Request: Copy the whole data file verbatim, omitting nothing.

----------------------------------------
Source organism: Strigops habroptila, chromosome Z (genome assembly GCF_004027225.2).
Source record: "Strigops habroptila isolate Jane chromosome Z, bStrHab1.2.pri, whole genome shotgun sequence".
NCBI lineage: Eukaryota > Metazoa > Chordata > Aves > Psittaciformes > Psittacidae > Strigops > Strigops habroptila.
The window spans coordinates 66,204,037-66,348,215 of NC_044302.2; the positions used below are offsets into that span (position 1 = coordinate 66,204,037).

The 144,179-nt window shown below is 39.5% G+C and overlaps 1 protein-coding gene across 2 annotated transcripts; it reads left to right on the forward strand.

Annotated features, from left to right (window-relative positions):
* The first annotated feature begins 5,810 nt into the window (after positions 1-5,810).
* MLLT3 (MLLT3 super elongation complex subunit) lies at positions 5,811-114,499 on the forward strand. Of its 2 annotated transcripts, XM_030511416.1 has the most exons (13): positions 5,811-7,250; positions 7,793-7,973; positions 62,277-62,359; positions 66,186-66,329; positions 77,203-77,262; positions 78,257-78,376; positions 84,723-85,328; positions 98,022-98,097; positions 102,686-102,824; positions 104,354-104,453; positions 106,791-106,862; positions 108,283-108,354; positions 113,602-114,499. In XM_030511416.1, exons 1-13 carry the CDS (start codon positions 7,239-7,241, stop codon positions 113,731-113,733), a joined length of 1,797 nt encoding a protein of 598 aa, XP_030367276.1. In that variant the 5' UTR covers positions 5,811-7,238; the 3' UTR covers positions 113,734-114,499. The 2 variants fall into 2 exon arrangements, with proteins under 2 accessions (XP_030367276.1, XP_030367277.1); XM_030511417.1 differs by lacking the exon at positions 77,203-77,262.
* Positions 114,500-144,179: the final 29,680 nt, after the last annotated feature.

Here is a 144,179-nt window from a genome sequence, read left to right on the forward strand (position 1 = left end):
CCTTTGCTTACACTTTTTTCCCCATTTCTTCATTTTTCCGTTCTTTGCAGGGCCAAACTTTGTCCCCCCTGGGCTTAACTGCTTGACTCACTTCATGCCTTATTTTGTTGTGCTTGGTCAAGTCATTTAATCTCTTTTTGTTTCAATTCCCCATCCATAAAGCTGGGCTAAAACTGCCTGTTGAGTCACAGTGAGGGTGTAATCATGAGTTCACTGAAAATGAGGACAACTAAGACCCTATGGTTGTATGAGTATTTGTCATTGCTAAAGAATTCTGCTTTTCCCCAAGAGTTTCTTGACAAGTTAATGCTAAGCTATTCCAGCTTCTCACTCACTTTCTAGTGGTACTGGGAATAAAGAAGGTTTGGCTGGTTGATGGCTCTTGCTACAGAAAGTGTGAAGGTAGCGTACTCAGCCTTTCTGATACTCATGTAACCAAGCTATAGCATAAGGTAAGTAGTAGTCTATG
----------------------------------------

Source organism: Strigops habroptila, chromosome Z (genome assembly GCF_004027225.2).
Source record: "Strigops habroptila isolate Jane chromosome Z, bStrHab1.2.pri, whole genome shotgun sequence".
NCBI lineage: Eukaryota > Metazoa > Chordata > Aves > Psittaciformes > Psittacidae > Strigops > Strigops habroptila.
The window spans coordinates 66,204,037-66,348,215 of NC_044302.2; the positions used below are offsets into that span (position 1 = coordinate 66,204,037).

The 144,179-nt window shown below is 39.5% G+C and overlaps 1 protein-coding gene across 2 annotated transcripts; it reads left to right on the forward strand.

Annotated features, from left to right (window-relative positions):
* The first annotated feature begins 5,810 nt into the window (after positions 1-5,810).
* MLLT3 (MLLT3 super elongation complex subunit) lies at positions 5,811-114,499 on the forward strand. Of its 2 annotated transcripts, XM_030511416.1 has the most exons (13): positions 5,811-7,250; positions 7,793-7,973; positions 62,277-62,359; positions 66,186-66,329; positions 77,203-77,262; positions 78,257-78,376; positions 84,723-85,328; positions 98,022-98,097; positions 102,686-102,824; positions 104,354-104,453; positions 106,791-106,862; positions 108,283-108,354; positions 113,602-114,499. In XM_030511416.1, exons 1-13 carry the CDS (start codon positions 7,239-7,241, stop codon positions 113,731-113,733), a joined length of 1,797 nt encoding a protein of 598 aa, XP_030367276.1. In that variant the 5' UTR covers positions 5,811-7,238; the 3' UTR covers positions 113,734-114,499. The 2 variants fall into 2 exon arrangements, with proteins under 2 accessions (XP_030367276.1, XP_030367277.1); XM_030511417.1 differs by lacking the exon at positions 77,203-77,262.
* Positions 114,500-144,179: the final 29,680 nt, after the last annotated feature.

Here is a 144,179-nt window from a genome sequence, read left to right on the forward strand (position 1 = left end):
CCTTTGCTTACACTTTTTTCCCCATTTCTTCATTTTTCCGTTCTTTGCAGGGCCAAACTTTGTCCCCCCTGGGCTTAACTGCTTGACTCACTTCATGCCTTATTTTGTTGTGCTTGGTCAAGTCATTTAATCTCTTTTTGTTTCAATTCCCCATCCATAAAGCTGGGCTAAAACTGCCTGTTGAGTCACAGTGAGGGTGTAATCATGAGTTCACTGAAAATGAGGACAACTAAGACCCTATGGTTGTATGAGTATTTGTCATTGCTAAAGAATTCTGCTTTTCCCCAAGAGTTTCTTGACAAGTTAATGCTAAGCTATTCCAGCTTCTCACTCACTTTCTAGTGGTACTGGGAATAAAGAAGGTTTGGCTGGTTGATGGCTCTTGCTACAGAAAGTGTGAAGGTAGCGTACTCAGCCTTTCTGATACTCATGTAACCAAGCTATAGCATAAGGTAAGTAGTAGTCTATG